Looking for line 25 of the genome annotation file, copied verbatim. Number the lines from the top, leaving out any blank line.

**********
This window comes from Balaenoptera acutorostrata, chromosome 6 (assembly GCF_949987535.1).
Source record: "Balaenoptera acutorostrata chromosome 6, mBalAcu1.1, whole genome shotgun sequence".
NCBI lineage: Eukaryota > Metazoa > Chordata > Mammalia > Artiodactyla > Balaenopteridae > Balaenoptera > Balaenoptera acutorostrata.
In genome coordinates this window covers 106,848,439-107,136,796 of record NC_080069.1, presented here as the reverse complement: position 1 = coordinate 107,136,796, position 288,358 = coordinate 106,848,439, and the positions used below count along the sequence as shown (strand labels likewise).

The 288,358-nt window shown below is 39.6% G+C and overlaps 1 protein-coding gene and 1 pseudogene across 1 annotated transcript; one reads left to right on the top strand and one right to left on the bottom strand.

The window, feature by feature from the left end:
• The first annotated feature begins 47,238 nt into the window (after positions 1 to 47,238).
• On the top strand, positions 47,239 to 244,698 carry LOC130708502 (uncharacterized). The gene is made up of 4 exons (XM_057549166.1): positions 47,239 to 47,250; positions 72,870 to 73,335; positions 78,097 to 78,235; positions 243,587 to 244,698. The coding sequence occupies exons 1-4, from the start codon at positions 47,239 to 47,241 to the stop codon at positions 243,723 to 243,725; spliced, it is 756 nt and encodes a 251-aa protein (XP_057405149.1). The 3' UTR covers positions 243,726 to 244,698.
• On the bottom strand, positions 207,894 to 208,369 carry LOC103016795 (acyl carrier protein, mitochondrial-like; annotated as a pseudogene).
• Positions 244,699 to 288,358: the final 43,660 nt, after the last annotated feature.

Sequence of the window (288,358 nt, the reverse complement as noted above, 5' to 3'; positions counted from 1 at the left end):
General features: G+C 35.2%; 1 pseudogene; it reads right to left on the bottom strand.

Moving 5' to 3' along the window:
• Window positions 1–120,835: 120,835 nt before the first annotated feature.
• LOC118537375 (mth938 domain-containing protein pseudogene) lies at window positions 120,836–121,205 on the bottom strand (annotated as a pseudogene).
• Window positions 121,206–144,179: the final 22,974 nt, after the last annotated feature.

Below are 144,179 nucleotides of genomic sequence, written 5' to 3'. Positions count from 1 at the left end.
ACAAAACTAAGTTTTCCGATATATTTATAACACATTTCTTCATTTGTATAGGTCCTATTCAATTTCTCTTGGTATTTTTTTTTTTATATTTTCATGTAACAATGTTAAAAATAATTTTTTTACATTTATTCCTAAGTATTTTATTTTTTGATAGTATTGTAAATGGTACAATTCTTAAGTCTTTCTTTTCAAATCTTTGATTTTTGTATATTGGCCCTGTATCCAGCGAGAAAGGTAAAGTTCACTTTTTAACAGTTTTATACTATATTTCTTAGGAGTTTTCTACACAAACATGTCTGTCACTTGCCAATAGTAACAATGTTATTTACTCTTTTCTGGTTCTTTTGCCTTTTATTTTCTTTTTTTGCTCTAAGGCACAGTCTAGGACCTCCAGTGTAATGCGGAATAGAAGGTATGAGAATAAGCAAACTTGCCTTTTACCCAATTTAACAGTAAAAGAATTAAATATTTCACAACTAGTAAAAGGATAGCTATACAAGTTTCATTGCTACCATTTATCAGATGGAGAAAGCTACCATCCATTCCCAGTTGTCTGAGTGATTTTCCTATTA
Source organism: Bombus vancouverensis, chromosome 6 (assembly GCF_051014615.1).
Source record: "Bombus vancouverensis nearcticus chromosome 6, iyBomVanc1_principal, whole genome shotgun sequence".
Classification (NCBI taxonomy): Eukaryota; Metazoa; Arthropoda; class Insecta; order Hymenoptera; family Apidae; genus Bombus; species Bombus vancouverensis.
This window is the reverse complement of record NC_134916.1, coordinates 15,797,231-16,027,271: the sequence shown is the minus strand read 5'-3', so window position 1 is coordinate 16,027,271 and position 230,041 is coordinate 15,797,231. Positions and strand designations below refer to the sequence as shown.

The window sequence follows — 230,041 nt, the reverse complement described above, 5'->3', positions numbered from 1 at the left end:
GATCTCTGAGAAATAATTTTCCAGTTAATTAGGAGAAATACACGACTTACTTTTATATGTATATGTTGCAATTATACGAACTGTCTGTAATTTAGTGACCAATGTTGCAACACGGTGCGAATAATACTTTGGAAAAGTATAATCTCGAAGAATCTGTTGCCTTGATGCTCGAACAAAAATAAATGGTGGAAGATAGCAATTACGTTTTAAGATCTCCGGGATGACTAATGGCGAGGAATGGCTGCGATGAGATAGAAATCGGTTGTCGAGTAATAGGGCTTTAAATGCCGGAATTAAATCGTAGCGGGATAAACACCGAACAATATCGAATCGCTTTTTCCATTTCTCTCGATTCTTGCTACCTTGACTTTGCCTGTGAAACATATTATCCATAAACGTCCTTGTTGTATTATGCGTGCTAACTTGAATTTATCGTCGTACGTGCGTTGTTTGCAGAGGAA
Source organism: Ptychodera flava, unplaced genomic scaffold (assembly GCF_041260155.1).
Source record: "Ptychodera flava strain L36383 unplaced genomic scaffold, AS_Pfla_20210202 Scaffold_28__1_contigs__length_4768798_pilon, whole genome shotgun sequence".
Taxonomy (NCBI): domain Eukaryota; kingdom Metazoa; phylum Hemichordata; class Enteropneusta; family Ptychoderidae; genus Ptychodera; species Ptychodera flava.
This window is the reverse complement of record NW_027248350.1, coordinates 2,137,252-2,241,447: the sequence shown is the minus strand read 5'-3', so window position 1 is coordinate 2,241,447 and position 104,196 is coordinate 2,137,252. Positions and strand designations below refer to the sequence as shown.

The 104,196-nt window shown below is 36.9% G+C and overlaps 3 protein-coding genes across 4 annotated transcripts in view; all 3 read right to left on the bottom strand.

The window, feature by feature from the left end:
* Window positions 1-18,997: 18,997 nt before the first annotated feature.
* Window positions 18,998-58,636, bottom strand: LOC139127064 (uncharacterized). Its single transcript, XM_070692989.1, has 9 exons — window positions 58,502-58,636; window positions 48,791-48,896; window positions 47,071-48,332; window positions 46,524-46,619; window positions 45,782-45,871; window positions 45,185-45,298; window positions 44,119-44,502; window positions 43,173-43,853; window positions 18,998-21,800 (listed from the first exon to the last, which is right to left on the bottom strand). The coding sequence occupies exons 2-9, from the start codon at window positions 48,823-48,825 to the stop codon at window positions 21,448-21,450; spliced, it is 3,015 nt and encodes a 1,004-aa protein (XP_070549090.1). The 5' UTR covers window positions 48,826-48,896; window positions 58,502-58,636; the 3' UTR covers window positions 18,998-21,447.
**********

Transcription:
Source organism: Ptychodera flava, unplaced genomic scaffold (assembly GCF_041260155.1).